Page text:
Sunny day on a Pacific coastal Washington beach where a gathering of tribal canoes and people are celebrating.The Coast Salish Gathering provides an environmental policy platform for the tribal and First Nations governments, state and provincial governments, and the US and Canadian federal governments—all of which have interests in the Salish Sea region—to discuss and determine effective environmental strategies and practices. Most important for the Coast Salish people, however, it amplifies their voice on the environmental issues that matter most to them: access to toxin-free traditional foods, adequate water quality and quantity, and collective climate change policies.

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2010. CTUIR Public Transit | Confederated Tribes of the Umatilla Indian Reservation. View Report (PDF)Abstract

Small twenty-something seat bus with front sign that says "Walla Walla Whistler".The Confederated Tribes of the Umatilla Indian Reservation have become one of the largest employers in Eastern Oregon, and along with economic success came the return of tribal citizens. Nonetheless, a lack of transportation options prevented tribal citizens from taking advantage of local employment opportunities. In 2001, Confederated Tribes of the Umatilla Indian Reservation Public Transit was started to address the need for public transportation. The comprehensive Confederated Tribes Public Transit program includes both a free bus and a taxi voucher service, encompassing a large service area within and beyond the reservation boundaries, which is interconnected with other non-tribal regional systems. Remarkably, the transit system has helped alleviate poverty, promoted stronger inter-governmental relations, and facilitated community engagement.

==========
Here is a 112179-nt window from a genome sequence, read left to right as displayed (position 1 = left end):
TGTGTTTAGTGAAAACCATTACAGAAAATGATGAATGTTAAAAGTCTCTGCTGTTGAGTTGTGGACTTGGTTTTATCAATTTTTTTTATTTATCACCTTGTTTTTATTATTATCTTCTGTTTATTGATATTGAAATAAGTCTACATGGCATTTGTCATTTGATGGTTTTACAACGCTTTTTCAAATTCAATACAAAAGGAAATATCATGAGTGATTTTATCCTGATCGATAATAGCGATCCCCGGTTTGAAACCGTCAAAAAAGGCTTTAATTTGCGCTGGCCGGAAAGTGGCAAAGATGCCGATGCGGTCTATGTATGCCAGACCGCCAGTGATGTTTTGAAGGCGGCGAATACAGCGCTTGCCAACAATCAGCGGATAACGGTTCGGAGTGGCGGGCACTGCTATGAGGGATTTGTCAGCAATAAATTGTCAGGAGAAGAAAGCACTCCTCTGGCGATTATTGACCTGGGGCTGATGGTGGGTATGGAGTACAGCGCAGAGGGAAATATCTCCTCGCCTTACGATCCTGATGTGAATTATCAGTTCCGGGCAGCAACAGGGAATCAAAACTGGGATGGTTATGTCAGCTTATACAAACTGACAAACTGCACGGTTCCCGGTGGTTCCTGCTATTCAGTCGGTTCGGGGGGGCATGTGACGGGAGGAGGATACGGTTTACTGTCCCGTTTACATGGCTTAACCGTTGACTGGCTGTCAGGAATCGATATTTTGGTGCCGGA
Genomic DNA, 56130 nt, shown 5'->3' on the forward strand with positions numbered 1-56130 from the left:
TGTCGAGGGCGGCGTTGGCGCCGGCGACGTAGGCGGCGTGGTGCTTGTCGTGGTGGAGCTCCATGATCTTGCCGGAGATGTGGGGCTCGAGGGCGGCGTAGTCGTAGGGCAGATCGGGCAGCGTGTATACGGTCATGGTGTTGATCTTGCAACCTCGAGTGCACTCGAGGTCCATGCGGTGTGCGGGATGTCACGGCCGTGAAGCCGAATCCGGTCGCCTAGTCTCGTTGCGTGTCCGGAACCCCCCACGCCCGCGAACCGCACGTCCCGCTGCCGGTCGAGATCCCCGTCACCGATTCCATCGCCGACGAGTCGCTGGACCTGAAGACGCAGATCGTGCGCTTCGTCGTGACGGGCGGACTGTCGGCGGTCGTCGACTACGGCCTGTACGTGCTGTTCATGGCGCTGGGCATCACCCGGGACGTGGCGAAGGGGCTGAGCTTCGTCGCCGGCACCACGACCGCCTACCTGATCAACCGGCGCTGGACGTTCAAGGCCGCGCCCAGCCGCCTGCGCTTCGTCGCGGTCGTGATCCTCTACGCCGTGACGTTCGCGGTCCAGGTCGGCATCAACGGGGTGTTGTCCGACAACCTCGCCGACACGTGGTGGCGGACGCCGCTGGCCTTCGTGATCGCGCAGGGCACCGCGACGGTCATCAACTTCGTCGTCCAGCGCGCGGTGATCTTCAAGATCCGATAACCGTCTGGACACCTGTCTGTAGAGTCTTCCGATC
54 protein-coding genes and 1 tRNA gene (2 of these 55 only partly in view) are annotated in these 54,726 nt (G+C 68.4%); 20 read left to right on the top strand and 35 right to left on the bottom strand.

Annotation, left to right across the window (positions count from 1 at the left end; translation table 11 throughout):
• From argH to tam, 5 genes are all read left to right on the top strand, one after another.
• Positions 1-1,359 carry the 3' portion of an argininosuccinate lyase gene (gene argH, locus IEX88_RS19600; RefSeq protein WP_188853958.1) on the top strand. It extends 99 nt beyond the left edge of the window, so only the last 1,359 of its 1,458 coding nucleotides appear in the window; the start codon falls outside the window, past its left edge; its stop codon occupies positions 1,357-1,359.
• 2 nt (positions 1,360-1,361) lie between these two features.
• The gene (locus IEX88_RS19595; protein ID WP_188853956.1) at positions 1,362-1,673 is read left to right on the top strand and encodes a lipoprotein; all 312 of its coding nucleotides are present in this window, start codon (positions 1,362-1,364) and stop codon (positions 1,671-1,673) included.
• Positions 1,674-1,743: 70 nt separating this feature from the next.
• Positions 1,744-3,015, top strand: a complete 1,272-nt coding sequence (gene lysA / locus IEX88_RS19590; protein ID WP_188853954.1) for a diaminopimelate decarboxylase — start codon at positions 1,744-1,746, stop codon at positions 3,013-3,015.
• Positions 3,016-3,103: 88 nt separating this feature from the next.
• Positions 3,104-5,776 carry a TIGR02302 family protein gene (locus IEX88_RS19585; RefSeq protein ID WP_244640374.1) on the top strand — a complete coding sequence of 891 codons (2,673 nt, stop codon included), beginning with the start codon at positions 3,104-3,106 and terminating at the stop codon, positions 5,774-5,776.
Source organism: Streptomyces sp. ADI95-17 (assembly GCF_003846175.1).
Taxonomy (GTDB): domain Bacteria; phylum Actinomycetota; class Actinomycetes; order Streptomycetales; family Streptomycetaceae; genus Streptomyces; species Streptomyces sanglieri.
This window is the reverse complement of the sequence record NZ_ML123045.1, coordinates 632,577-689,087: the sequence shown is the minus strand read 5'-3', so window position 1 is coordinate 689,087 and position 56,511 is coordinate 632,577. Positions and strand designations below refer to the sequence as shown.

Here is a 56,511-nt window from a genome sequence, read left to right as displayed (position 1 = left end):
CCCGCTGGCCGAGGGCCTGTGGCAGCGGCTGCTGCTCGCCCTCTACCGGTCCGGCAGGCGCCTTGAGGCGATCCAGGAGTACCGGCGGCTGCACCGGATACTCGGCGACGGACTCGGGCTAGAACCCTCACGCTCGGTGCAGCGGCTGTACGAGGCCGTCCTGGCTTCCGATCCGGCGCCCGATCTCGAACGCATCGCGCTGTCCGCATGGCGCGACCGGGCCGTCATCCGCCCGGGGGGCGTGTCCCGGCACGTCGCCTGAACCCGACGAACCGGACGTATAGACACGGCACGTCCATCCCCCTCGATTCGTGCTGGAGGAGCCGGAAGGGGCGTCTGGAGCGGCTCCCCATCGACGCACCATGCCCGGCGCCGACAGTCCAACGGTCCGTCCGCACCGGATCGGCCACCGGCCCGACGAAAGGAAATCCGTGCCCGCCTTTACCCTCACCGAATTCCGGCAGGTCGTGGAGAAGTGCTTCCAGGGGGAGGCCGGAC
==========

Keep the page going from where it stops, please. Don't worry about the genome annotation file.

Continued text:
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2010. Joint Tribal -State Jurisdiction | Leech Lake Band of Ojibwe. View Report (PDF)Abstract

Three judges standing alongside a Leech Lake Band of Ojibwe flag in a courtroom.In 2006, Leech Lake set aside generations of racial tension that existed between the tribe and its non-Native neighbors in order to focus on community healing. As a result, a DWI Wellness Court was formed by the Leech Lake Tribal Court and Minnesota’s Ninth Judicial District’s Cass County District Court to adjudicate and rehabilitate substance abusers. One year later, Leech Lake established a second Wellness Court in collaboration Itasca County District Court. The Wellness Courts operate under a joint powers agreement and serve both Native and non-Native people. They function as multi-agency advocacy and enforcement. Since its inception, the Joint Tribal-State Jurisdiction has grown in capacity, outreach, impact, and success and stands as an outstanding example of expanded self-governance.

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Explore Interactive Exhibit

2010. Leadership Institute at the Santa Fe Indian School | All Indian Pueblo Council. Publisher's VersionAbstract

Two easels that have words written on them relating to core valuesFounded in 1997, the Leadership Institute at the Santa Fe Indian School aims to create a dynamic learning environment in which community members not only learn and teach, but are able to actively contribute to the success of their nations. Four themes guide the Institute’s work: leadership, community service, public policy, and critical thinking. These themes are realized through the Institute’s four programs: Community Institutes, a Summer Policy Academy, High School Symposia, and Enrichment Opportunities. 

 

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2010. Newtok Relocation Effort | Native Village of Newtok. View Report (PDF)Abstract

Remote coastal Alaskan Native Village of Newtok and a teen driving a four-wheeler along wooden path.Newtok is a traditional Yup'ik village located on the Ninglick River in far-western Alaska. Newtok is now in the process of relocating nine miles south to Nelson Island, the site of the community’s traditional summer camp. Newtok itself has taken the lead in working with dozens of state and federal agencies to piece together its relocation efforts. In 2006, the Newtok Planning Group formed as a centralized, community-specific strategy to relocate the village. The Newtok Planning Group is a one-of-a-kind partnership between Newtok, state and federal government agencies, and non-governmental organizations. As a result, these groups now gather together in the same room to strategize Newtok’s relocation.